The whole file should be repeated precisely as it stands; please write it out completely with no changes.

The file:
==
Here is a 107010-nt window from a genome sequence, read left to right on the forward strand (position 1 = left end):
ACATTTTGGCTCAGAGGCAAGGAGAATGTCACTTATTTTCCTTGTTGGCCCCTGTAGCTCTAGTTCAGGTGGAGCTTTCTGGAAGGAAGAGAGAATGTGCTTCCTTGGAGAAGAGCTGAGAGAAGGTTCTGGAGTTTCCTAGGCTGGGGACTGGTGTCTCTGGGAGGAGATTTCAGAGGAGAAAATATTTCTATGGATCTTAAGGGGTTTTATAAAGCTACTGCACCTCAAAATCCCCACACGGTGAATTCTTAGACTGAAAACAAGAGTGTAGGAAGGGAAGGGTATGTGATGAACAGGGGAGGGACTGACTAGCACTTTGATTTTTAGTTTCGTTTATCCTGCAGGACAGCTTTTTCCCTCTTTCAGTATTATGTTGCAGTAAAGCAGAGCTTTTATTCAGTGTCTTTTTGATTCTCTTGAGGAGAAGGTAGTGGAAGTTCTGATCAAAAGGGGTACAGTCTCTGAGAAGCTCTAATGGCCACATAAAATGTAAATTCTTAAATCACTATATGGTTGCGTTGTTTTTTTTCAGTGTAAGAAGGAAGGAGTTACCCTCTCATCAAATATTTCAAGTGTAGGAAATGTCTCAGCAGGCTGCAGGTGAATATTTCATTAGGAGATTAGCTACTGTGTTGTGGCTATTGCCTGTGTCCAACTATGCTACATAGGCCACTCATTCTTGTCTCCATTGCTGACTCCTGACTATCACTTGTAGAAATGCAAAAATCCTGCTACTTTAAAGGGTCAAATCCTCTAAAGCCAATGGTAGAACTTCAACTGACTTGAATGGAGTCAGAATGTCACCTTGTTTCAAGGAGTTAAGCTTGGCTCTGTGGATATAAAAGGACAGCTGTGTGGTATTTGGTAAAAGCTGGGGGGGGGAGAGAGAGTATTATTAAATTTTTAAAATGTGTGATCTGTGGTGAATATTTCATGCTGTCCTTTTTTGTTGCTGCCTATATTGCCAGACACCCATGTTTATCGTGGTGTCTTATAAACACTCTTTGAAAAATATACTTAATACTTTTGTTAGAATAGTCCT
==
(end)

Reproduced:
Here is a 107010-nt window from a genome sequence, read left to right on the forward strand (position 1 = left end):
ACATTTTGGCTCAGAGGCAAGGAGAATGTCACTTATTTTCCTTGTTGGCCCCTGTAGCTCTAGTTCAGGTGGAGCTTTCTGGAAGGAAGAGAGAATGTGCTTCCTTGGAGAAGAGCTGAGAGAAGGTTCTGGAGTTTCCTAGGCTGGGGACTGGTGTCTCTGGGAGGAGATTTCAGAGGAGAAAATATTTCTATGGATCTTAAGGGGTTTTATAAAGCTACTGCACCTCAAAATCCCCACACGGTGAATTCTTAGACTGAAAACAAGAGTGTAGGAAGGGAAGGGTATGTGATGAACAGGGGAGGGACTGACTAGCACTTTGATTTTTAGTTTCGTTTATCCTGCAGGACAGCTTTTTCCCTCTTTCAGTATTATGTTGCAGTAAAGCAGAGCTTTTATTCAGTGTCTTTTTGATTCTCTTGAGGAGAAGGTAGTGGAAGTTCTGATCAAAAGGGGTACAGTCTCTGAGAAGCTCTAATGGCCACATAAAATGTAAATTCTTAAATCACTATATGGTTGCGTTGTTTTTTTTCAGTGTAAGAAGGAAGGAGTTACCCTCTCATCAAATATTTCAAGTGTAGGAAATGTCTCAGCAGGCTGCAGGTGAATATTTCATTAGGAGATTAGCTACTGTGTTGTGGCTATTGCCTGTGTCCAACTATGCTACATAGGCCACTCATTCTTGTCTCCATTGCTGACTCCTGACTATCACTTGTAGAAATGCAAAAATCCTGCTACTTTAAAGGGTCAAATCCTCTAAAGCCAATGGTAGAACTTCAACTGACTTGAATGGAGTCAGAATGTCACCTTGTTTCAAGGAGTTAAGCTTGGCTCTGTGGATATAAAAGGACAGCTGTGTGGTATTTGGTAAAAGCTGGGGGGGGGAGAGAGAGTATTATTAAATTTTTAAAATGTGTGATCTGTGGTGAATATTTCATGCTGTCCTTTTTTGTTGCTGCCTATATTGCCAGACACCCATGTTTATCGTGGTGTCTTATAAACACTCTTTGAAAAATATACTTAATACTTTTGTTAGAATAGTCCT